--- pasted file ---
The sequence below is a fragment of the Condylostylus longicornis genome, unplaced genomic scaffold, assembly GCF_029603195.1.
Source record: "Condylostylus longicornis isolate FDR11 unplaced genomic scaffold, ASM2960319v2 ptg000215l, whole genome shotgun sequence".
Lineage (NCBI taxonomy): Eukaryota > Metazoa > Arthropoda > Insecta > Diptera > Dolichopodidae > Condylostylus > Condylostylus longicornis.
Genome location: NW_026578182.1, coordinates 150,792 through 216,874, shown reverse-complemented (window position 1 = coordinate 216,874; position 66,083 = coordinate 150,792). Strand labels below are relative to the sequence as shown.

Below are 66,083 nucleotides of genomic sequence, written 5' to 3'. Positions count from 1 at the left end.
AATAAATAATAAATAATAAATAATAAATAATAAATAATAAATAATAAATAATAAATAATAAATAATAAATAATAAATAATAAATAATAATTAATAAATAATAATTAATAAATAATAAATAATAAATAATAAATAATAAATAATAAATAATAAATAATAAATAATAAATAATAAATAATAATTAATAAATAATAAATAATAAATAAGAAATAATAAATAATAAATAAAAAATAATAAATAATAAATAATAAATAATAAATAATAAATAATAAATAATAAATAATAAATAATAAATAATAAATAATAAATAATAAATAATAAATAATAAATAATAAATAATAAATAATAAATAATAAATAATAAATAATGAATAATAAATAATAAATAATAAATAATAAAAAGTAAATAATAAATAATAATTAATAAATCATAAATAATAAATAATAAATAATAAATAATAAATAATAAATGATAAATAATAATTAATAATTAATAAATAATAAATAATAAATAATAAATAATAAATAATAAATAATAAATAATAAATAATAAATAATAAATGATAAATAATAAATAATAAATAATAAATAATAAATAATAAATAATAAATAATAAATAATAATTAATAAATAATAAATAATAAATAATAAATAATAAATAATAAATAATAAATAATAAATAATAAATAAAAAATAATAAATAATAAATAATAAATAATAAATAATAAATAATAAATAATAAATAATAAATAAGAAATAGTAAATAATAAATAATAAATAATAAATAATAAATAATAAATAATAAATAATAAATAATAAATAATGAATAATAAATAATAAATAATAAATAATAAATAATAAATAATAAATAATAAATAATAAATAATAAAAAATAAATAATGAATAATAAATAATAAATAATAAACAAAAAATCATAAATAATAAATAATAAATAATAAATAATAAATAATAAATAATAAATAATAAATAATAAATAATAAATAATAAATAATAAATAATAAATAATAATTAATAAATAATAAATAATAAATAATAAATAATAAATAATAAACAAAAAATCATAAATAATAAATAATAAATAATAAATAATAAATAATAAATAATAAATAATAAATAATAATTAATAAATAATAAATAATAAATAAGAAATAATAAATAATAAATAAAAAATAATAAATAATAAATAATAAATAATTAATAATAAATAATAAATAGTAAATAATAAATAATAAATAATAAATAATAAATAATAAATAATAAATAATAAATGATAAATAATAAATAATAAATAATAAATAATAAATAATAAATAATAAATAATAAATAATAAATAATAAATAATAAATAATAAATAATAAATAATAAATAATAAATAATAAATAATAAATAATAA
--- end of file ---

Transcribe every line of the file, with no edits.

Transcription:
The sequence below is a fragment of the Condylostylus longicornis genome, unplaced genomic scaffold, assembly GCF_029603195.1.
Source record: "Condylostylus longicornis isolate FDR11 unplaced genomic scaffold, ASM2960319v2 ptg000215l, whole genome shotgun sequence".
Lineage (NCBI taxonomy): Eukaryota > Metazoa > Arthropoda > Insecta > Diptera > Dolichopodidae > Condylostylus > Condylostylus longicornis.
Genome location: NW_026578182.1, coordinates 150,792 through 216,874, shown reverse-complemented (window position 1 = coordinate 216,874; position 66,083 = coordinate 150,792). Strand labels below are relative to the sequence as shown.

Below are 66,083 nucleotides of genomic sequence, written 5' to 3'. Positions count from 1 at the left end.
AATAAATAATAAATAATAAATAATAAATAATAAATAATAAATAATAAATAATAAATAATAAATAATAAATAATAAATAATAAATAATAATTAATAAATAATAATTAATAAATAATAAATAATAAATAATAAATAATAAATAATAAATAATAAATAATAAATAATAAATAATAAATAATAATTAATAAATAATAAATAATAAATAAGAAATAATAAATAATAAATAAAAAATAATAAATAATAAATAATAAATAATAAATAATAAATAATAAATAATAAATAATAAATAATAAATAATAAATAATAAATAATAAATAATAAATAATAAATAATAAATAATAAATAATAAATAATAAATAATAAATAATGAATAATAAATAATAAATAATAAATAATAAAAAGTAAATAATAAATAATAATTAATAAATCATAAATAATAAATAATAAATAATAAATAATAAATAATAAATGATAAATAATAATTAATAATTAATAAATAATAAATAATAAATAATAAATAATAAATAATAAATAATAAATAATAAATAATAAATAATAAATGATAAATAATAAATAATAAATAATAAATAATAAATAATAAATAATAAATAATAAATAATAATTAATAAATAATAAATAATAAATAATAAATAATAAATAATAAATAATAAATAATAAATAATAAATAAAAAATAATAAATAATAAATAATAAATAATAAATAATAAATAATAAATAATAAATAATAAATAAGAAATAGTAAATAATAAATAATAAATAATAAATAATAAATAATAAATAATAAATAATAAATAATAAATAATGAATAATAAATAATAAATAATAAATAATAAATAATAAATAATAAATAATAAATAATAAATAATAAAAAATAAATAATGAATAATAAATAATAAATAATAAACAAAAAATCATAAATAATAAATAATAAATAATAAATAATAAATAATAAATAATAAATAATAAATAATAAATAATAAATAATAAATAATAAATAATAAATAATAATTAATAAATAATAAATAATAAATAATAAATAATAAATAATAAACAAAAAATCATAAATAATAAATAATAAATAATAAATAATAAATAATAAATAATAAATAATAAATAATAATTAATAAATAATAAATAATAAATAAGAAATAATAAATAATAAATAAAAAATAATAAATAATAAATAATAAATAATTAATAATAAATAATAAATAGTAAATAATAAATAATAAATAATAAATAATAAATAATAAATAATAAATAATAAATGATAAATAATAAATAATAAATAATAAATAATAAATAATAAATAATAAATAATAAATAATAAATAATAAATAATAAATAATAAATAATAAATAATAAATAATAAATAATAAATAATAAATAATAA